Walpurgis Night (Walpurgisnacht) is a traditional spring festival on 30 April or 1 May in large parts of Central and Northern Europe. It is often celebrated with dancing and with bonfires. It is exactly six months from All Hallows' Eve. The current festival is, in most countries that celebrate it, named after the English missionary Saint Walpurga (ca. 710–777/9). As Walpurga was canonized on 1 May (ca. 870), she became associated with May Day, especially in the Finnish and Swedish calendars. The eve of May Day, traditionally celebrated with dancing, came to be known as Walpurgisnacht ("Walpurga's night"). The name of the holiday is Walpurgisnacht in German and Dutch, Valborgsmässoafton in Swedish, Vappu in Finnish, Volbriöö, (Walpurgi öö) in Estonian, Valpurgijos naktis in Lithuanian, Valpurģu nakts or Valpurģi in Latvian, čarodějnice or Valpuržina noc in Czech, chódotypalenje Lowel Sorbian and chodojtypalenje in Upper Sorbian. The German term is recorded in 1668 by Johannes Praetorius (writer) as S. Walpurgis Nacht or S. Walpurgis Abend. An earlier mention of Walpurgis and S. Walpurgis Abend is in the 1603 edition of the Calendarium perpetuum of Johann Coler, who also refers to the following day, 1 May, as Jacobi Philippi, feast day of the apostles James the Less and Philip in the Catholic calendar. The 17th century German tradition of a meeting of sorcerers and witches on May Day is influenced by the descriptions of Witches' Sabbaths in 15th and 16th century literature.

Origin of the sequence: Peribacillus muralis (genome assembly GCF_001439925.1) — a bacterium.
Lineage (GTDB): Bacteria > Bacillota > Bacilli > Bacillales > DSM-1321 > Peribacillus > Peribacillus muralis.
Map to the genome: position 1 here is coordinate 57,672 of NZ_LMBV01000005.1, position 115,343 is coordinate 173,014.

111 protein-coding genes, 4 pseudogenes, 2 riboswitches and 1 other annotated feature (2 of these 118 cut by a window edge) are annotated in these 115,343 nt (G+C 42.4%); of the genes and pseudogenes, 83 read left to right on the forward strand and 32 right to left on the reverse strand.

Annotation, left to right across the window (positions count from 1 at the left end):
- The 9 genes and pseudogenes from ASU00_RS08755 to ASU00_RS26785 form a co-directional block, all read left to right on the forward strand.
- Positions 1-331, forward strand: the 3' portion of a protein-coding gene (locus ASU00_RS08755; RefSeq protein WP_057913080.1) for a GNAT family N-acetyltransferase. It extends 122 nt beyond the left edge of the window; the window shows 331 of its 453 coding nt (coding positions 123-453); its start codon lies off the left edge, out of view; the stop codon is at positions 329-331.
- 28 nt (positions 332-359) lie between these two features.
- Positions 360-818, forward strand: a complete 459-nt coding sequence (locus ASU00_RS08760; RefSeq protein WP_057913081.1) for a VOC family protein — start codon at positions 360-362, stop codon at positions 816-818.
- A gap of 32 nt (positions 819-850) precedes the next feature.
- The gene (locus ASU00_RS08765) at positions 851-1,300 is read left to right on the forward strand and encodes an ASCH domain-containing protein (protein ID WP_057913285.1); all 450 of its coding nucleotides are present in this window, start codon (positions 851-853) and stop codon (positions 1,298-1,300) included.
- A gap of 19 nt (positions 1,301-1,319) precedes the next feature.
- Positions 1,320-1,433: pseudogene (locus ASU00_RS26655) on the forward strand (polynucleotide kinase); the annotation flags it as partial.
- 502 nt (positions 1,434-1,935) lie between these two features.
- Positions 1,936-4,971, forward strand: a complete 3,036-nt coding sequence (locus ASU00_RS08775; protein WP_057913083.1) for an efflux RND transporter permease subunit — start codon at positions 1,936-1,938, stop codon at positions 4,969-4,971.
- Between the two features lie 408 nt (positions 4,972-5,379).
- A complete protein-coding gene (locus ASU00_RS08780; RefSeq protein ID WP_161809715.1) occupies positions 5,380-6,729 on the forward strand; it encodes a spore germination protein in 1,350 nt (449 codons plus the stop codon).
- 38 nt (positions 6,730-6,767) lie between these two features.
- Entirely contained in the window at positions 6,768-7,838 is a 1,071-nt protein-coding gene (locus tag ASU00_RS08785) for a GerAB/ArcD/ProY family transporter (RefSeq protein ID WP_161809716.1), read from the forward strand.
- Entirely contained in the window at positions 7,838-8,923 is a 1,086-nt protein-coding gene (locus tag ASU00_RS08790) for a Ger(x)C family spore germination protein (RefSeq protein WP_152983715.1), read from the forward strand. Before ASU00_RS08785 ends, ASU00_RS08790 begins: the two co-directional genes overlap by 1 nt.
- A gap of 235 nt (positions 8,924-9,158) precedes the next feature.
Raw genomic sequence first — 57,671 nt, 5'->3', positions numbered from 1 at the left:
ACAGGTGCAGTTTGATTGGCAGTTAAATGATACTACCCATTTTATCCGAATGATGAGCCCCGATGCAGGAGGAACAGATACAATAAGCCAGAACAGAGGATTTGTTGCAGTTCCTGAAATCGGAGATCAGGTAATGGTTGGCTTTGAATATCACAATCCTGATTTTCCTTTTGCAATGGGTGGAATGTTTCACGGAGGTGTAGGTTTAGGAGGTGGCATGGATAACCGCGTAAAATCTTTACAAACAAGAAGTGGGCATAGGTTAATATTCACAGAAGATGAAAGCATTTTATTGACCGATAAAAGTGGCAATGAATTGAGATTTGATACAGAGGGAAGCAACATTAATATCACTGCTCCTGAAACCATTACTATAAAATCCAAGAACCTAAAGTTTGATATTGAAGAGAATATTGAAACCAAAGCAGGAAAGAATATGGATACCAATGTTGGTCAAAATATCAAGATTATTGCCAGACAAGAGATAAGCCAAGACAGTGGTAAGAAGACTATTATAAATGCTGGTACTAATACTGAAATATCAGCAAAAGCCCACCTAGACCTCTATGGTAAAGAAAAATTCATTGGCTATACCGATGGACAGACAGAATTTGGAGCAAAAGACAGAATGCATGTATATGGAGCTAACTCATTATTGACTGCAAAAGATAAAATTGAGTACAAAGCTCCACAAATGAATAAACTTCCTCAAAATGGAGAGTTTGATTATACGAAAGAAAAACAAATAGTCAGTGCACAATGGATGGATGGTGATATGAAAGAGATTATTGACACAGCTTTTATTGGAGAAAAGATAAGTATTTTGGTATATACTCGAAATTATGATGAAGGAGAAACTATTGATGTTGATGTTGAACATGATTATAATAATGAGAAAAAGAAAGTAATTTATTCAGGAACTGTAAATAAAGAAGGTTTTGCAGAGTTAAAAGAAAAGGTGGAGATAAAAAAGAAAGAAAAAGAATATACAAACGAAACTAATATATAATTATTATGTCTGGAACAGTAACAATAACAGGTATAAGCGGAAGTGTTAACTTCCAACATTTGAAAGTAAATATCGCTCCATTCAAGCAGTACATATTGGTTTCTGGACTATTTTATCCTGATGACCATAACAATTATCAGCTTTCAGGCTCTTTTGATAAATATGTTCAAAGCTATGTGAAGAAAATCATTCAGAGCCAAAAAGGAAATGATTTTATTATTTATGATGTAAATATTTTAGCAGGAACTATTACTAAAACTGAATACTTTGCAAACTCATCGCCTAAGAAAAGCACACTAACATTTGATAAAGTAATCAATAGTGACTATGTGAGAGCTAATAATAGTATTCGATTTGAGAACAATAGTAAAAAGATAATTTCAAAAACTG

The nine nights of April 22 (interestingly enough, the modern festival of Earth Day) to April 30 are venerated as remembrance of the All Father’s self-sacrifice upon the World Tree Yggdrasil. It was on the ninth night (April 30, Walpurgisnacht) that he beheld the Runes, grasped them, and ritually died for an instant. At that moment, all the Light in the 9 worlds is extinguished, and utter Chaos reigns. At the final stroke of midnight, the Light returns in dazzling brilliance, and the bale-fires are lit. On Walpurgisnacht, the dead have full sway upon the earth; it is the ending night of the Wild Hunt. May 1 is the festival of Thrimilci; the beginning of Summer. Thrimilci is a festival of joy and fertility, much like Ostara; however, most of the Northern World is finally escaping from the snow at this time. (I will post for Thrimilci/May Day in it’s own post just before the festival night. The important thing to note is that in this time of spring and renewal, we should be celebrating the beauty of spirit and nature.)